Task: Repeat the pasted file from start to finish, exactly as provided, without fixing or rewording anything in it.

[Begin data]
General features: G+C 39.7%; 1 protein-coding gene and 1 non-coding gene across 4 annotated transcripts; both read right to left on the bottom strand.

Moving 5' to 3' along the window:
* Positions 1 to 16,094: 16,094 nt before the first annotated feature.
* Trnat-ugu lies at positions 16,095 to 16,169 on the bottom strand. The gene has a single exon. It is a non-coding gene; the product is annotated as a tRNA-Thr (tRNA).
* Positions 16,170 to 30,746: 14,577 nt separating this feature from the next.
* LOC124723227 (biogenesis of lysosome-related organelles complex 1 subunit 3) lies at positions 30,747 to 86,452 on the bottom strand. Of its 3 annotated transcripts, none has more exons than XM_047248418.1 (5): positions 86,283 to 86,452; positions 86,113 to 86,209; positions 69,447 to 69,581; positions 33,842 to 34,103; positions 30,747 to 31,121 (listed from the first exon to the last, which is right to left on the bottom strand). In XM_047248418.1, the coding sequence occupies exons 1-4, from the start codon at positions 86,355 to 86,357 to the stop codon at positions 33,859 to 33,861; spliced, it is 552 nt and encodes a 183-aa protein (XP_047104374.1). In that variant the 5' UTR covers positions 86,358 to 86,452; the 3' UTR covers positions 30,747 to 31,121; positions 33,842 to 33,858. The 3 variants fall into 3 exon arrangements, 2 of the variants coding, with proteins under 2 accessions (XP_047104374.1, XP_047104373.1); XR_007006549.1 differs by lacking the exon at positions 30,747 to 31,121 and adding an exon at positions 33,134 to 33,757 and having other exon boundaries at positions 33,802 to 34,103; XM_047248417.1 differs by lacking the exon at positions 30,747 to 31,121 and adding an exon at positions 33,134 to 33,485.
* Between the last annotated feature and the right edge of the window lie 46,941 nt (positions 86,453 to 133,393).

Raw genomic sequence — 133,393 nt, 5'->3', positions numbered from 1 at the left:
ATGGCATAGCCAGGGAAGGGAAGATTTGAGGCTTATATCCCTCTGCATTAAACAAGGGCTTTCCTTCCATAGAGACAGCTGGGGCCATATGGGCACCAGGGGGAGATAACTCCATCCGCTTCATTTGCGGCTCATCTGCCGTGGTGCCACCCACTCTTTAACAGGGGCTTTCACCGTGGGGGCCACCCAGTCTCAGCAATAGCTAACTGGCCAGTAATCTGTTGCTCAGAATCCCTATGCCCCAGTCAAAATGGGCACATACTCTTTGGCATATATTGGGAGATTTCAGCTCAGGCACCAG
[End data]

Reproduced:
General features: G+C 39.7%; 1 protein-coding gene and 1 non-coding gene across 4 annotated transcripts; both read right to left on the bottom strand.

Moving 5' to 3' along the window:
* Positions 1 to 16,094: 16,094 nt before the first annotated feature.
* Trnat-ugu lies at positions 16,095 to 16,169 on the bottom strand. The gene has a single exon. It is a non-coding gene; the product is annotated as a tRNA-Thr (tRNA).
* Positions 16,170 to 30,746: 14,577 nt separating this feature from the next.
* LOC124723227 (biogenesis of lysosome-related organelles complex 1 subunit 3) lies at positions 30,747 to 86,452 on the bottom strand. Of its 3 annotated transcripts, none has more exons than XM_047248418.1 (5): positions 86,283 to 86,452; positions 86,113 to 86,209; positions 69,447 to 69,581; positions 33,842 to 34,103; positions 30,747 to 31,121 (listed from the first exon to the last, which is right to left on the bottom strand). In XM_047248418.1, the coding sequence occupies exons 1-4, from the start codon at positions 86,355 to 86,357 to the stop codon at positions 33,859 to 33,861; spliced, it is 552 nt and encodes a 183-aa protein (XP_047104374.1). In that variant the 5' UTR covers positions 86,358 to 86,452; the 3' UTR covers positions 30,747 to 31,121; positions 33,842 to 33,858. The 3 variants fall into 3 exon arrangements, 2 of the variants coding, with proteins under 2 accessions (XP_047104374.1, XP_047104373.1); XR_007006549.1 differs by lacking the exon at positions 30,747 to 31,121 and adding an exon at positions 33,134 to 33,757 and having other exon boundaries at positions 33,802 to 34,103; XM_047248417.1 differs by lacking the exon at positions 30,747 to 31,121 and adding an exon at positions 33,134 to 33,485.
* Between the last annotated feature and the right edge of the window lie 46,941 nt (positions 86,453 to 133,393).

Raw genomic sequence — 133,393 nt, 5'->3', positions numbered from 1 at the left:
ATGGCATAGCCAGGGAAGGGAAGATTTGAGGCTTATATCCCTCTGCATTAAACAAGGGCTTTCCTTCCATAGAGACAGCTGGGGCCATATGGGCACCAGGGGGAGATAACTCCATCCGCTTCATTTGCGGCTCATCTGCCGTGGTGCCACCCACTCTTTAACAGGGGCTTTCACCGTGGGGGCCACCCAGTCTCAGCAATAGCTAACTGGCCAGTAATCTGTTGCTCAGAATCCCTATGCCCCAGTCAAAATGGGCACATACTCTTTGGCATATATTGGGAGATTTCAGCTCAGGCACCAG